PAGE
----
By Iminza Keboge
Published May 25, 2016
A script-writing Residency has selected five emerging African screenwriters for nurturing and cultivating their talent as authentic voices in African cinema.
Urucu Media says the selected writers will participate in its REALNESS programme that will begin with an immersive industry experience at Durban FilmMart, a finance and co-production market that runs in South Africa June 17-20, 2016.
“This will be followed by six weeks at the Nirox Artists’ Residency in the Cradle of Humankind, where they will be given the time and space to develop drafts of their screenplays under the guidance of some of the industry’s top professionals,” Urucu Media says. “The most promising project will be selected and funded to participate in the prestigious La Fabrique des Cinémas du Monde in Cannes, receive an EAVE Producers’ Workshop Scholarship, and be invited to Torino Film Lab Meetings.”
The five selected screenwriters who Urucu Media says were selected from a pool of 175 applicants from 29 countries are Amirah Tajdin (Kenya), Hiwot Admasu Getaneh (Ethiopia), Luke Razanajaona (Madagascar), Sheetal Magan (South Africa) and Wim Steytler (South Africa).
Urucu Media describes Tajdin as “a Kenyan artist and filmmaker whose work in the short form has screened at numerous festivals across the world, including Sundance and Cannes Director’s Fortnight. She currently splits her time between Africa and the Middle East, doing freelance commercial directing and working on her cinematic projects. She will be developing her project HAWA HAWAII during REALNESS, a feature film that tells the story of a Swahili wedding singer in Mombasa who struggles to reconcile his relationship with his mother, and his alter ego as a Bollywood-inspired drag performer.”
Getaneh “took up her passion of filmmaking full time after she completed her B.Sc in Electrical and Computer Engineering, and has since screened work at international festivals including Venice and Toronto. She will be developing her film A FOOL GOD, in which 11-year-old Mesi, in a moment of tragedy, confronts the limitations of her gender within traditional life, compelling her to leave school and explore new ways of being in the company of a ‘slow-minded’ former life guard.”
Razajaona “has participated in a number of prestigious programmes, including Berlinale and La Fabrique des Cinemas du Monde, and a residency with acclaimed screenwriter Oliver Gorce. He recently won the Step Fund Prize at Luxor African Film Festival. He will be working on his film DISCO AFRICA, about a clandestine sapphire miner who comes to know his father through a stack of West African Afro Beat 45 records that allow him to relive the exhilarating optimism of 1970s post-independence Africa.”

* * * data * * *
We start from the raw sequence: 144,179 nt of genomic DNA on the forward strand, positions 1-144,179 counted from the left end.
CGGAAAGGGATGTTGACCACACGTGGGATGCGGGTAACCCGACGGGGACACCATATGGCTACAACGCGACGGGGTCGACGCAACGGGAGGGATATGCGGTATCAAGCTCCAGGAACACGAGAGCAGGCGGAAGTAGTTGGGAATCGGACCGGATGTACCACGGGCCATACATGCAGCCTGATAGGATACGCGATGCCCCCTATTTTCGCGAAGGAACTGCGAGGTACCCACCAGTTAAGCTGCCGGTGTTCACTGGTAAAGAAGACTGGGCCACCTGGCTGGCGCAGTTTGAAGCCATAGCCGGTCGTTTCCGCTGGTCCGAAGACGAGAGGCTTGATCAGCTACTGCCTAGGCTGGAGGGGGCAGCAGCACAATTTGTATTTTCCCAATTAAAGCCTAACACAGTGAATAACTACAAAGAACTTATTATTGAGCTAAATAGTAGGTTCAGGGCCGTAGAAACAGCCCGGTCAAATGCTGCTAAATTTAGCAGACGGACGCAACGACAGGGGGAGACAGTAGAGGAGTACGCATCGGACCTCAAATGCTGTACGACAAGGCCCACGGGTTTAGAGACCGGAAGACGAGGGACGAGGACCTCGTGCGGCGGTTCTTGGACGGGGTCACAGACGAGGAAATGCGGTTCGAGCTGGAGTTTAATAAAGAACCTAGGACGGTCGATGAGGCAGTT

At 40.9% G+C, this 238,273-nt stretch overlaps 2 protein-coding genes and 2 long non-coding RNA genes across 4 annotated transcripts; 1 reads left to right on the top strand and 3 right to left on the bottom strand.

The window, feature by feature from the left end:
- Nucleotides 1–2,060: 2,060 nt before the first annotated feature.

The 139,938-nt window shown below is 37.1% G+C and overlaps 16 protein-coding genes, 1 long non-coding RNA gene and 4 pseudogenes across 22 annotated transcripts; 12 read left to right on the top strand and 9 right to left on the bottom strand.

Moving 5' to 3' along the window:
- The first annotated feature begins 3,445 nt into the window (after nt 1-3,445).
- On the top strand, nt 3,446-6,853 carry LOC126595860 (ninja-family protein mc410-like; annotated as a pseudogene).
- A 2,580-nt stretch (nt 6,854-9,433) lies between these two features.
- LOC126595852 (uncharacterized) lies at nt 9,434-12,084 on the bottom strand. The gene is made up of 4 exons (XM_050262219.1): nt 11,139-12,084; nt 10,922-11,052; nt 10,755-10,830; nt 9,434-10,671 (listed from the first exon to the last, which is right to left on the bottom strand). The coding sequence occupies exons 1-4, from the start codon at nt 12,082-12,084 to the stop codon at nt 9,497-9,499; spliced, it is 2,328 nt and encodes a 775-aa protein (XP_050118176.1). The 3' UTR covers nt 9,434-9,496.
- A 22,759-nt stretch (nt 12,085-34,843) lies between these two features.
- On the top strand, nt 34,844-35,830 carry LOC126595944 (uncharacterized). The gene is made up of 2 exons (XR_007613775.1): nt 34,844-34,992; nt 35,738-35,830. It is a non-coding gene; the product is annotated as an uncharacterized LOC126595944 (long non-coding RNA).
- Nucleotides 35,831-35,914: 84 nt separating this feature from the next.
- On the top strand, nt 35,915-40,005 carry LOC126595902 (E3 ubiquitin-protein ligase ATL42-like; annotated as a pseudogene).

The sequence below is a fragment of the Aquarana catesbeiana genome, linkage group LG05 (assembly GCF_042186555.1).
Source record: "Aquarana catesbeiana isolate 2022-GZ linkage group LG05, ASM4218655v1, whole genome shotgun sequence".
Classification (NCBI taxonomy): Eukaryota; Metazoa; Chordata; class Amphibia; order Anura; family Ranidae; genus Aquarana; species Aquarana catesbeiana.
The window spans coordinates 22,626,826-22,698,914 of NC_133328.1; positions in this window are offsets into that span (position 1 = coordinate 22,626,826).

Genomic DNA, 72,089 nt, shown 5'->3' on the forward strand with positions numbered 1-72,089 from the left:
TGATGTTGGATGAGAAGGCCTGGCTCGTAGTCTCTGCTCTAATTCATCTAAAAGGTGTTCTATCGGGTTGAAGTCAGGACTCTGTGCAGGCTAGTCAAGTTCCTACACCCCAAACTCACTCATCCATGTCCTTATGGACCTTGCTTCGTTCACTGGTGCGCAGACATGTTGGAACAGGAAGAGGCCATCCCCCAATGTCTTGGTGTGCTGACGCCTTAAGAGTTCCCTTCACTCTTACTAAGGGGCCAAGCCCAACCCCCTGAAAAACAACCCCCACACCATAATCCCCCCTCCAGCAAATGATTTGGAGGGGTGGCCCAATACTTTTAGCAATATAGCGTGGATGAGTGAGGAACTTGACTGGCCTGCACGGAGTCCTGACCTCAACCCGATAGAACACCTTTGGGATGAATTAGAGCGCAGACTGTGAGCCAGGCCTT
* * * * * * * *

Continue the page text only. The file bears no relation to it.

Magan “is an emerging South African talent who was recently named one of five ‘creatives to watch’ by City Press. She was selected to participate in Cannes South Africa Factory to make PARAYA, one of four short films to open the Directors’ Fortnight in Cannes in 2016. Her interests are in both experimental and dramatic storytelling. She will be developing her first feature film, THE DAY AND NIGHT OF BRAHMA, which is a layered portrait of domestic life in which a modern Indian couple are drawn into deeper questions of love and self-sacrifice by the event of their first pregnancy.”
Steytler “hails from a family of pioneering writers and has been mentored by some of South Africa’s top directors. His narrative music video about xenophobic attacks in Johannesburg won him the prestigious CFP-E/SHOTS Young Director Award at Festival de Cannes. He was also awarded Best Director at the 2015 Silwerskerm Film Festival. His film UITLANDER follows the events of a misfit South African farmer who falls into a Doomsday cult after he meets a mysterious new-age, French couple following the death of his best friend.”
Urucu Media, that says it presents REALNESS “under the mentorship of Berlinale Talents, in partnership with Nirox Foundation, Durban Filmmart, Restless Talent Management, The French Institute of South Africa and Institute Français’s La Fabrique des Cinémas du Monde, Torino Film Lab, EAVE and World Cinema Fund”, describes itself as “a forward-looking company that envisions a future in which African storytelling occupies a central space in the international arena.”
It further says it conceived REALNESS “as a way of addressing a need for promising African film projects to be resourced and supported in the development phase in order to be competitive on the global film market.”